Casper Legislator Supports Move To Increase State Employee Salaries

At least one member of the Wyoming Legislature's Joint Appropriations Committee thinks it is definitely time to increase state employee salaries in the next biennium budget.

Ellen Fike

December 10, 20212 min read

Capitol rain scaled

At least one member of the Wyoming Legislature’s Joint Appropriations Committee thinks it is definitely time to increase state employee salaries.

Sen. Drew Perkins, R-Casper, told Cowboy State Daily on Thursday that he was not surprised to see Gov. Mark Gordon include a raise for state employees in his proposed 2023-2024 biennium budget. Gordon included $53 million in his budget proposal to go toward employee compensation.

“We’ve had some pretty tough budget years and it’s been quite a while since there’s been any raises given to state employees,” said Perkins, chair of the Joint Appropriations Committee. “With inflation and the cost of living not going down, it’s getting to the point where it’s affecting the ability to get and retain qualified employees.”

The money for raises is part of Gordon’s proposed $2.3 billion biennium budget which is being reviewed by the Joint Appropriations Committee. The proposal for raises would boost salaries for employees of the executive branch, judicial branch and educational institutions across the state.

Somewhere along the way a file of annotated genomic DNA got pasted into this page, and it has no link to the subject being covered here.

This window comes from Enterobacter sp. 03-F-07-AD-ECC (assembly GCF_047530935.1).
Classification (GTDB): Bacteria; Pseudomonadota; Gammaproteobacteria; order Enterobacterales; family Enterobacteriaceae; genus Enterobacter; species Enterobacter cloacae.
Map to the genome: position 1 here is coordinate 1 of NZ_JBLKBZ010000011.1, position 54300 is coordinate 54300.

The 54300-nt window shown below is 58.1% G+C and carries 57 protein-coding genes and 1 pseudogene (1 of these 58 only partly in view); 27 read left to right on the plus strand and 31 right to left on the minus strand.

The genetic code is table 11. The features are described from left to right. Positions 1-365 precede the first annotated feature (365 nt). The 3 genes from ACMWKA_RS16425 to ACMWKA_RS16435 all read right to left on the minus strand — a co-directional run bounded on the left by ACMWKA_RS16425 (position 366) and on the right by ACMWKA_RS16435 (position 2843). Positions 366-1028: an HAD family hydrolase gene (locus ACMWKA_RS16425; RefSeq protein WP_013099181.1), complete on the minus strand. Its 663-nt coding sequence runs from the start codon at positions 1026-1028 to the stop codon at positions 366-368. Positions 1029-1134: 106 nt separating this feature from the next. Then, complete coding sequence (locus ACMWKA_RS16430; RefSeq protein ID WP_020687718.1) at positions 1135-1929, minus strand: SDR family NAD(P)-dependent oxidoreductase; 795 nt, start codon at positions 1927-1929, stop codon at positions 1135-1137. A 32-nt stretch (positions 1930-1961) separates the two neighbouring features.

Currently, state employees are paid below the 2017 market comparison rate, Gordon said when he unveiled his budget, and a recent survey conducted by the Wyoming Department of Administration and Information revealed 38% of workers had a second job.

A report from the same survey also found that 3% of the state workforce took advantage of SNAP, Temporary Assistance for Needy Families and other assistance services.

Perkins noted that during Joint Appropriations Committee testimonies, he heard over and over from department managers who were losing employees due to the low pay from the state. Some were going into the private sector, but some people were getting jobs with other state governments.

“We lost some support people who went to work for the state of North Dakota, because they offered better pay and benefits, but the other thing was that they didn’t have to leave Cheyenne,” he said. “They could telework from home.”

Perkins said it was important to make the cost of living and salary adjustments to retain quality employees.

“If we’re going to have any kind of efficient government services provided, we have to make sure we’ve got to retain who have expertise,” he said.

Share this article



Ellen Fike